BAV is heritable
Of 309 probands and relatives, echocardiography showed BAV in 74 (prevalence 24% and a heritability [h2] of 89%); BAV and/or other cardiovascular malformation in 97 (prevalence 31%, h275%) (17).
Abnormalities in aneurysmal tissue of BAV and Marfan syndrome
Marfan syndrome is known to be a genetic disorder caused by a mutation in the fibrillin gene (18). Histology showed areas of cystic medial necrosis without inflammatory infiltrate in tissues of both groups. Immunohistochemical study of cultured BAV and of Marfan syndrome vascular smooth muscle cell (VSMC) showed intracellular accumulation and reduction of extracellular distribution of fibrillin, fibronectin, and tenascin (18). The VSMC of both groups showed no increase in expression of fibrillin, fibronectin, or tenascin, and an increased expression of matrix metalloproteinase-2 in Marfan syndrome (Fig. 2).There was a four-fold increase in loss of cultured VSMC incubated in serum-free medium for 24 h of 32 ± 4% in BAV and of 27 ± 8% in Marfan syndrome versus in controls of 7 ± 5%, p < 0.05. Thus, the findings in both groups are similar. The authors concluded the findings “suggest the presence of a fundamental cellular abnormality in BAV thoracic aorta.” (Also see information on mitral valve prolapse under “Mitral Regurgitation”).
Two other studies showed reduction of fibrillin and an increase of matrix metalloproteinase-2 in the walls of aneurysms associated with BAV (19,20).
Aortic dilation in BAV
In younger people, aortic diameters assessed by echocardiography were greater in BAV (n = 10) than in TAV (n = 18) (Table 1);60% of those with BAV had ≥1 aortic diameter measurement in the >95th age-adjusted percentile (21).
Progression of aortic dilation in adults with BAV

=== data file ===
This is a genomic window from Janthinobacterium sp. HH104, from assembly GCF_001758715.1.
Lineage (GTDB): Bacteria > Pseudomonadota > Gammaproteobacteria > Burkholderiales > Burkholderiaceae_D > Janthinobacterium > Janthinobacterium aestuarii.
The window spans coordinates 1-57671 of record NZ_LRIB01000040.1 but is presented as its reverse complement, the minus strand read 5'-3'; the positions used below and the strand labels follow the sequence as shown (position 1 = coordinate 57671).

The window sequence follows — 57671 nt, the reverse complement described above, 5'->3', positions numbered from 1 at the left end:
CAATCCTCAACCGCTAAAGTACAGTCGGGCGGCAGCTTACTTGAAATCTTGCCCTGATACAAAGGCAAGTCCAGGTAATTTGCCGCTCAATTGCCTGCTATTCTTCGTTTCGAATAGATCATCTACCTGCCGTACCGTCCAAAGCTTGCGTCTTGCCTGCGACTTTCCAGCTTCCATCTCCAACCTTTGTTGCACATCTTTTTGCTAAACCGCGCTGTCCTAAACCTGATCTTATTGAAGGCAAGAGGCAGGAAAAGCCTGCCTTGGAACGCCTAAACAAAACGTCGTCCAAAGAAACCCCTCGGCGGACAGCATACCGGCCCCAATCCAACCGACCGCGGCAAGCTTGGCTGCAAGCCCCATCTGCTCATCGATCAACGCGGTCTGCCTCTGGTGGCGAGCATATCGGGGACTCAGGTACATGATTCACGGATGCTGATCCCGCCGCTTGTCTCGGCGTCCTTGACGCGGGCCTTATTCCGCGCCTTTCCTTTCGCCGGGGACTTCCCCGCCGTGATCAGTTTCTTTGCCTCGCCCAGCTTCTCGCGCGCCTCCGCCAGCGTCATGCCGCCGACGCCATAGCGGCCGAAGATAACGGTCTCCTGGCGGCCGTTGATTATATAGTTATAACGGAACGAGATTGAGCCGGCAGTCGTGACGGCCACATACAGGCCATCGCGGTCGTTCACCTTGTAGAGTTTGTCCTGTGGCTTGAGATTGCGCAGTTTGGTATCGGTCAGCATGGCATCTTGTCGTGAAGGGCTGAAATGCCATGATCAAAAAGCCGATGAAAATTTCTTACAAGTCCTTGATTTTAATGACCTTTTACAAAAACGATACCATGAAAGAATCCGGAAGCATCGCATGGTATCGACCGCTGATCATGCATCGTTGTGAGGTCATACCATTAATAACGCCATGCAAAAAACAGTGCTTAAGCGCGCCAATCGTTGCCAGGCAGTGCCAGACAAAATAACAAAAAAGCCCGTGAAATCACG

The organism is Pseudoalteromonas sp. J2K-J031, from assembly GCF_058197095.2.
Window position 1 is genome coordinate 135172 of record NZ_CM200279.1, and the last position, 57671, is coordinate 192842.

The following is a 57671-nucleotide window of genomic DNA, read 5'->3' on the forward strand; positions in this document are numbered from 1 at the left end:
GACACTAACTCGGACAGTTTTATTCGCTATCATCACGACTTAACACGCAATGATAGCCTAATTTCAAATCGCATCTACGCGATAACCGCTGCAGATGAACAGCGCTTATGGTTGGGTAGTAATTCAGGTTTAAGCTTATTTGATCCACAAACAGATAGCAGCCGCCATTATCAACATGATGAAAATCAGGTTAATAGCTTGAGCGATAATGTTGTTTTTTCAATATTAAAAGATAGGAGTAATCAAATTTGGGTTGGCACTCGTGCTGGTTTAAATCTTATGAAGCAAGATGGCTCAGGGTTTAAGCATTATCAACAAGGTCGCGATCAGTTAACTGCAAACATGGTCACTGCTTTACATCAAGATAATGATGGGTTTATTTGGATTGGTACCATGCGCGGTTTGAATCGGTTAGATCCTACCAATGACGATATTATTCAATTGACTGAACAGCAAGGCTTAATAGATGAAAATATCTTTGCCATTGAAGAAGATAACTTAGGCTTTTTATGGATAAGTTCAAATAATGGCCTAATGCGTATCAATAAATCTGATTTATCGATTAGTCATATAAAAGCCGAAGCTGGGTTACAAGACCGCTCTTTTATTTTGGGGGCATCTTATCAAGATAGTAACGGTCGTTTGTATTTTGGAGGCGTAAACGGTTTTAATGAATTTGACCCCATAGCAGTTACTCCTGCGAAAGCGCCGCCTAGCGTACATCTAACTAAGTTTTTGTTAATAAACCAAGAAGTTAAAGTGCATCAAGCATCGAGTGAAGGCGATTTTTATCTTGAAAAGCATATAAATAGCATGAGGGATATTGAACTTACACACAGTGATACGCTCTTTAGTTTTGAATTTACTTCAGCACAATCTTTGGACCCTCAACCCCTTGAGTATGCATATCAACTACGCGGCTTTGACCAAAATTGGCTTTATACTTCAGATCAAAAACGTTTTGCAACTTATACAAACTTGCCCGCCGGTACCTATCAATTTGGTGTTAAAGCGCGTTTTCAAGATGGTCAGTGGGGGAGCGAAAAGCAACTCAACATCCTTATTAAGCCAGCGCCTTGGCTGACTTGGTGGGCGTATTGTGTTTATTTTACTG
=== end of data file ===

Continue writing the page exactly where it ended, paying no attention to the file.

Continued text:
Sixty-eight patients, mean age 44 years, with BAV had an average follow-up of 47 months with at least two echocardiographic studies >12 months apart (22). Aortic diameters increased (mean; 95% confidence intervals) at the sinus of Valsalva (1.9 mm; 1.3 to 2.5), at the sinotubular junction (1.6 mm; 0.8 to 2.3), and at the proximal ascending aorta (2.7 mm; 1.9 to 3.6). Average of mean aortic gradient increased from 17.6 to 25.7 mm (p < 0.001), and the degree of AR increased in 17 patients (25%). Progression of aortic diameter dilation occurred irrespective of baseline BAV function.
The failure of BAV may relate to the different way it performs. Cryopreserved and then thawed human aortic roots containing BAV were studied in a left heart simulator using intravascular ultrasound and high-speed (500 frames/s) cinematography (23). The function of the clinically “normal” BAV was characterized by: 1) excessive folding and creasing, which (unlike in the TAV) persisted throughout the cardiac cycle; 2) extended areas of leaflet contact; 3) asymmetrical flow patterns and turbulence which subject the BAV to abnormal stresses; and 4) significant morphologic stenosis.
Does aortic valve replacement (AVR) stabilize the ascending aortic dilation? Yes and no
Follow-up (30.0 ± 23.4 months) in 185 patients undergoing AVR showed no increase in ascending aorta dimension (24), and progressive aortic dilation occurred in only 9.3%. No patient with baseline aortic dilation of 3.5 to 5.3 cm dilated beyond 5.5 cm.
Comment:Only 13 of 185 patients (7%) had “congenitally abnormal valve,” presumably BAV.